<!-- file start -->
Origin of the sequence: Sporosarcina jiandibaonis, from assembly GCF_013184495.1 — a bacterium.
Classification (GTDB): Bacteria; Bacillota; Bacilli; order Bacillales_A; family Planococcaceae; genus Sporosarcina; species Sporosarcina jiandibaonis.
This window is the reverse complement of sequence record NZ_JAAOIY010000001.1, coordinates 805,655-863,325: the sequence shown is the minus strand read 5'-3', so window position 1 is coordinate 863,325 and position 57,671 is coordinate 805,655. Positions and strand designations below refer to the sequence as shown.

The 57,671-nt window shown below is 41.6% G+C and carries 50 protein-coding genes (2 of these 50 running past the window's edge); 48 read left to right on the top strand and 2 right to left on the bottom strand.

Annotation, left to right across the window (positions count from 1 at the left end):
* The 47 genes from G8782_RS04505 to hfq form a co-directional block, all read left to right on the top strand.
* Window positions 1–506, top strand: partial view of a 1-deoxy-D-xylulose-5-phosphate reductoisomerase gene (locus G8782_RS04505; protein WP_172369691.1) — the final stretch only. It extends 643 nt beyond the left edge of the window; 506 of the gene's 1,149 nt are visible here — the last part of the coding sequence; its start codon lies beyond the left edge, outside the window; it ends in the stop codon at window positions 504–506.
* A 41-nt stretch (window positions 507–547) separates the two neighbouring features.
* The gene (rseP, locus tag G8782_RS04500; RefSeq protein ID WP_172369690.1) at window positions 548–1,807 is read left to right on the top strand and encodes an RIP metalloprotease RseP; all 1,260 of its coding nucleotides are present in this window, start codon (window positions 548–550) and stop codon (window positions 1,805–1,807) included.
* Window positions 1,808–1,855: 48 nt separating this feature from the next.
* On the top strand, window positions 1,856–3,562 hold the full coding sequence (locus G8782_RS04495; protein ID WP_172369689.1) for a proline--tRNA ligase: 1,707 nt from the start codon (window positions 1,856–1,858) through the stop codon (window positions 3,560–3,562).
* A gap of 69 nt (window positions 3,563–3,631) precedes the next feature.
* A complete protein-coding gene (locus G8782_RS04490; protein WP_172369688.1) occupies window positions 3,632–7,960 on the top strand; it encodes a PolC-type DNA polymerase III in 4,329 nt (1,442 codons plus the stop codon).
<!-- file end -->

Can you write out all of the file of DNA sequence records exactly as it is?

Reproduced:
Origin of the sequence: Sporosarcina jiandibaonis, from assembly GCF_013184495.1 — a bacterium.
Classification (GTDB): Bacteria; Bacillota; Bacilli; order Bacillales_A; family Planococcaceae; genus Sporosarcina; species Sporosarcina jiandibaonis.
This window is the reverse complement of sequence record NZ_JAAOIY010000001.1, coordinates 805,655-863,325: the sequence shown is the minus strand read 5'-3', so window position 1 is coordinate 863,325 and position 57,671 is coordinate 805,655. Positions and strand designations below refer to the sequence as shown.

The 57,671-nt window shown below is 41.6% G+C and carries 50 protein-coding genes (2 of these 50 running past the window's edge); 48 read left to right on the top strand and 2 right to left on the bottom strand.

Annotation, left to right across the window (positions count from 1 at the left end):
* The 47 genes from G8782_RS04505 to hfq form a co-directional block, all read left to right on the top strand.
* Window positions 1–506, top strand: partial view of a 1-deoxy-D-xylulose-5-phosphate reductoisomerase gene (locus G8782_RS04505; protein WP_172369691.1) — the final stretch only. It extends 643 nt beyond the left edge of the window; 506 of the gene's 1,149 nt are visible here — the last part of the coding sequence; its start codon lies beyond the left edge, outside the window; it ends in the stop codon at window positions 504–506.
* A 41-nt stretch (window positions 507–547) separates the two neighbouring features.
* The gene (rseP, locus tag G8782_RS04500; RefSeq protein ID WP_172369690.1) at window positions 548–1,807 is read left to right on the top strand and encodes an RIP metalloprotease RseP; all 1,260 of its coding nucleotides are present in this window, start codon (window positions 548–550) and stop codon (window positions 1,805–1,807) included.
* Window positions 1,808–1,855: 48 nt separating this feature from the next.
* On the top strand, window positions 1,856–3,562 hold the full coding sequence (locus G8782_RS04495; protein ID WP_172369689.1) for a proline--tRNA ligase: 1,707 nt from the start codon (window positions 1,856–1,858) through the stop codon (window positions 3,560–3,562).
* A gap of 69 nt (window positions 3,563–3,631) precedes the next feature.
* A complete protein-coding gene (locus G8782_RS04490; protein WP_172369688.1) occupies window positions 3,632–7,960 on the top strand; it encodes a PolC-type DNA polymerase III in 4,329 nt (1,442 codons plus the stop codon).